Parcel-by-parcel plan for downtown city properties awaits Ann Arbor City Council and DDA approval
Ryan J. Stanton | AnnArbor.com
Members of the Downtown Development Authority and the Ann Arbor City Council have reached a tentative deal on how to handle future development of city properties downtown.
Council Member Christopher Taylor, who helped broker the deal, said a resolution is expected to be voted on by both bodies in January. If the DDA is receptive of the plan at its meeting on Jan. 5, the City Council will be asked to approve it on Jan. 18.
The resolution lays out a new process that includes a shift of responsibilities from the city to the DDA regarding how requests for proposals — or RFPs — are handled for properties owned by the city.
"Our goal is to have the public conversation — the council conversation — begin about this plan," said Taylor, who publicly released copies of the resolution earlier this week.
Under the proposal, the DDA would take the lead and work to create site-specific plans for city-owned parcels and put them together in a broader parcel-by-parcel strategy plan.
"The DDA is uniquely structured to develop an overarching strategy to develop city-owned downtown properties, to facilitate the process of writing/distributing effective RFPs and RFQs to solicit developer proposals, and to facilitate bringing to City Council proposed development projects on city-owned properties," the resolution states.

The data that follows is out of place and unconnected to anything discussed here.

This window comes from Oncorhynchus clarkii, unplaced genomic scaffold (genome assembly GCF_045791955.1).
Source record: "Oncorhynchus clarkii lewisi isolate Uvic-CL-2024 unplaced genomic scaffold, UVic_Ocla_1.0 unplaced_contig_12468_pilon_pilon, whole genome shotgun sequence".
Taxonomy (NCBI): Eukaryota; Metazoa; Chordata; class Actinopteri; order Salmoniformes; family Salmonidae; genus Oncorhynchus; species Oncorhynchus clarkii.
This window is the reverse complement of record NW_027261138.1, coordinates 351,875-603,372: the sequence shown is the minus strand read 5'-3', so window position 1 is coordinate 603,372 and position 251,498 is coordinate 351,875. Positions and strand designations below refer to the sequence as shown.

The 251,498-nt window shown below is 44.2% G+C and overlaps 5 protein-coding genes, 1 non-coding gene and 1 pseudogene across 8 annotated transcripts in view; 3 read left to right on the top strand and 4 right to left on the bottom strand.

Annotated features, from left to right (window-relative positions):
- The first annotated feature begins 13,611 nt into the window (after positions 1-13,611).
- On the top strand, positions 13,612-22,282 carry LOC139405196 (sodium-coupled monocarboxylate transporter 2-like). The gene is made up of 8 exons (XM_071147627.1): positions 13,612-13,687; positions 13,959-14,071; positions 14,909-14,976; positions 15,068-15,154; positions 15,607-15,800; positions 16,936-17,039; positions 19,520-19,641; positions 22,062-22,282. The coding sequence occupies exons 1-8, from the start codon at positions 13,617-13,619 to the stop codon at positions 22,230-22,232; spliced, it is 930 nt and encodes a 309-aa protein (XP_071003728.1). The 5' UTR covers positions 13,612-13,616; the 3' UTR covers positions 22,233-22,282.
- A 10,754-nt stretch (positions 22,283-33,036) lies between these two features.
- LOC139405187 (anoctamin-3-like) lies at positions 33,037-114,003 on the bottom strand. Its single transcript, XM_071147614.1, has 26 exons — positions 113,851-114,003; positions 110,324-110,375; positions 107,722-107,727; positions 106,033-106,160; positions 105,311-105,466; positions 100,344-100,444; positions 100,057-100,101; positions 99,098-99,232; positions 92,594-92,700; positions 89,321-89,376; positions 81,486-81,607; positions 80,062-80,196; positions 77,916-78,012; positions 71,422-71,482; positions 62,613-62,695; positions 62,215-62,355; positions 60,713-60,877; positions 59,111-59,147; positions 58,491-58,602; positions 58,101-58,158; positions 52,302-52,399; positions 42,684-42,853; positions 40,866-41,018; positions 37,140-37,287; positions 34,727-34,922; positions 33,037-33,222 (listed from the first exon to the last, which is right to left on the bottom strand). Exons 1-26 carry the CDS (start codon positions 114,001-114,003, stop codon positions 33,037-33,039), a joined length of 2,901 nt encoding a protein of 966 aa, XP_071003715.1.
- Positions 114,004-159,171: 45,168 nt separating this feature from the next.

Multiple city RFP processes in recent years have stalled. Knowing that, the proposed resolution states that if the City Council decides not to approve a development site plan for any reason other than it not complying with the city's zoning regulations, the city must reimburse the DDA for costs of going through the RFP process.
The resolution is sponsored by Taylor and fellow Council Members Margie Teall and Carsten Hohnke, all of whom sit on the City Council's Mutually Beneficial Committee. The three of them have been in negotiations with the DDA's Mutually Beneficial Committee for several months to find a way to keep downtown parking system revenues flowing to the city.
The parcel-by-parcel plan, which the DDA is particularly interested in, is the first proposal to come out of those discussions. A second proposal also is expected that includes a series of amendments to the current parking agreement.
Taylor said it had long been the intention to bring the two proposals forward together as one plan, but officials decided to bring the parcel-by-parcel plan forward first. "It is, we believe, ready for consideration, so why hold off on a good thing?" he said.
Another reason for bringing it forward first, he said, is because it's what the DDA wants. And committing to the parcel-by-parcel plan is a good-faith gesture by the city as it asks the DDA to agree to certain financial terms in the tentative parking agreement.
Ryan J. Stanton | AnnArbor.com
Both proposals are mutually beneficial, according to Taylor.
"The parcel-by-parcel plan process will, I believe, energize DDA members and provide tangible benefits to Ann Arbor by speeding the utilization of city-owned parcels downtown. This is in everyone's interest," he said.
"Amendments to the parking agreement will give the DDA greater authority over the fact-based decisions that go into managing a parking system for a vital downtown, while at the same time giving the city a more predictable revenue stream. This, too, is in everyone's interest."
The parking agreement is expected to be a new 10-year contract starting July 1. In the first two years, the city would be paid 16 percent of gross parking system revenues. In the last eight years, the city would be paid 17.5 percent.